Wednesday, May 06, 2015

What You Want is in the Limo - Michael Walker

Walker's book is subtitled "On the road with Led Zeppelin, Alice Cooper and the Who in 1973, the year the Sixties Died and the Modern Rock Star Was Born". The premise here being that this was the year - as epitomized by these bands seminal albums Houses of the Holy, Billion Dollar Babies and Quadrophenia and subsequent tours - that put the stake in the heart of the 60's r'n'r generation and its "the band and the audience are one" mantra. This was the birth of the modern Rock Star - the golden god perched on his pedestal, far from the common masses, massively wealthy and capable of any wild, debauched and depraved activities, whether it be destroying hotel rooms or "conquering" multiple groupies or selling out stadiums or partying to excess (and beyond) or running to and fro in limos. Excess was to be expected and images had to be upheld at all costs. These three acts were capable of any and everything and more and 1973 was the year that they did it all.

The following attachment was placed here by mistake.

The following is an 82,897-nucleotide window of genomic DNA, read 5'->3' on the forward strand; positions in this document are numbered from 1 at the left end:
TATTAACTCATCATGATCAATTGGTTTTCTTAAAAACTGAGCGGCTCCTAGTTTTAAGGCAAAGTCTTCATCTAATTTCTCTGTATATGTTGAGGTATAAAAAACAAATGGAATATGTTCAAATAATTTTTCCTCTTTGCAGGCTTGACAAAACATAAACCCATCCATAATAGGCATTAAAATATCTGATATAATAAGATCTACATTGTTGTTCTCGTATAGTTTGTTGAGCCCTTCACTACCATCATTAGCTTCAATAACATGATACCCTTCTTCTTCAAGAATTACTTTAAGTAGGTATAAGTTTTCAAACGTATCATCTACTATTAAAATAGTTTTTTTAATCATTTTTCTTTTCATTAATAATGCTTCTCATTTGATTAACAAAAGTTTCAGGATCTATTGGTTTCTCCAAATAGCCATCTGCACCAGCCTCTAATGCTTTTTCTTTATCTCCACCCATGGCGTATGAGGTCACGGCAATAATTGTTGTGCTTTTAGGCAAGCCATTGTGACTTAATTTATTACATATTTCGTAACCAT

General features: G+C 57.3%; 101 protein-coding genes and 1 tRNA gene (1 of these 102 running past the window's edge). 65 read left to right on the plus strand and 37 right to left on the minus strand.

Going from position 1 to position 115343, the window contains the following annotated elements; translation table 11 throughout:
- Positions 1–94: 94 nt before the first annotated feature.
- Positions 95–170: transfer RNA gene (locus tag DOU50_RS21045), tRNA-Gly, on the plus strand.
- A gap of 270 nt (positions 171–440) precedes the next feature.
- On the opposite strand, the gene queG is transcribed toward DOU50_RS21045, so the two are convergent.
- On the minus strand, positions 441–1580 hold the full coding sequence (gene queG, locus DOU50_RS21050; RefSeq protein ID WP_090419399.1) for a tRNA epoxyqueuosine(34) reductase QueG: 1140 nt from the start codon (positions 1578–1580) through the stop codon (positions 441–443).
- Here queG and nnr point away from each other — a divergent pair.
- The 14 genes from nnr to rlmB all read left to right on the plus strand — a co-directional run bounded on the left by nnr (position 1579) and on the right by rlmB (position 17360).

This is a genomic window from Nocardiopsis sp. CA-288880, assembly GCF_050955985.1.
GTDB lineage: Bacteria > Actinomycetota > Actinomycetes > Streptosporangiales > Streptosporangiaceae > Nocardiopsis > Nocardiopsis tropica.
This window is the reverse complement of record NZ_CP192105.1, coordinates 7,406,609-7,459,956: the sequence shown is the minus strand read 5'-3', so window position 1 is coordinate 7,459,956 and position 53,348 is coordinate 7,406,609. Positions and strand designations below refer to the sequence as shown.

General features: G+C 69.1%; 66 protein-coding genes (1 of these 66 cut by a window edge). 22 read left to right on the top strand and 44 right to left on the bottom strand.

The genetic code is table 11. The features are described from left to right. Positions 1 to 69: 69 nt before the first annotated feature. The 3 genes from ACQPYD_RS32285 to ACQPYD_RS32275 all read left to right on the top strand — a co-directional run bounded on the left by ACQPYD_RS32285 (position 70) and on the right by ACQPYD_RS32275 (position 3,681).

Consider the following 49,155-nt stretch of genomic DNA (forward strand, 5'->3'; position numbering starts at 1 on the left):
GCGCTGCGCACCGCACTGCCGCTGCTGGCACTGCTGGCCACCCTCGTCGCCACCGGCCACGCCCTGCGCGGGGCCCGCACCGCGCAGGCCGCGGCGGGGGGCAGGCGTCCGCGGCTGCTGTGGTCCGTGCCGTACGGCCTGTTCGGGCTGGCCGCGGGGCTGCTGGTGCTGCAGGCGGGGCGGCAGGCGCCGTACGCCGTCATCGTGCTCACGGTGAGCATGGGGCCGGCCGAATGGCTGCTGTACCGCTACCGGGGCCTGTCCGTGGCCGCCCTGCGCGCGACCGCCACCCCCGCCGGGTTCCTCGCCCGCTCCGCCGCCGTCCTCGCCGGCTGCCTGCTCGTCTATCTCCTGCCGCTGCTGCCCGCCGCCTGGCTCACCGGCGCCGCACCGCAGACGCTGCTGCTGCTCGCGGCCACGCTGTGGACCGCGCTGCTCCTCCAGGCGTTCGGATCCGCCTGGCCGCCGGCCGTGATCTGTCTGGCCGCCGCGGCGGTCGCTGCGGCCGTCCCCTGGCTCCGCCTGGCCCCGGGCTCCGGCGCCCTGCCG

The changes in the business accompany the changes in the rock'n'roller, from more freedom in the studio to technical advancements in live sound to different drugs to more audacious groupies to more visual gigs, Wallker covers as much as he can here. Interestingly enough, he uses Michael Des Barre (Silverhead, Detective, Chequered Past and more) as a common interviewee to give the point of view of someone who was there (though at a much lesser level) and someone who has had interactions with some of the players here.

This is a fun, lightweight read that doesn't really tell anyone anything new, but gives a different context to the proceedings. Certainly not essential, but wor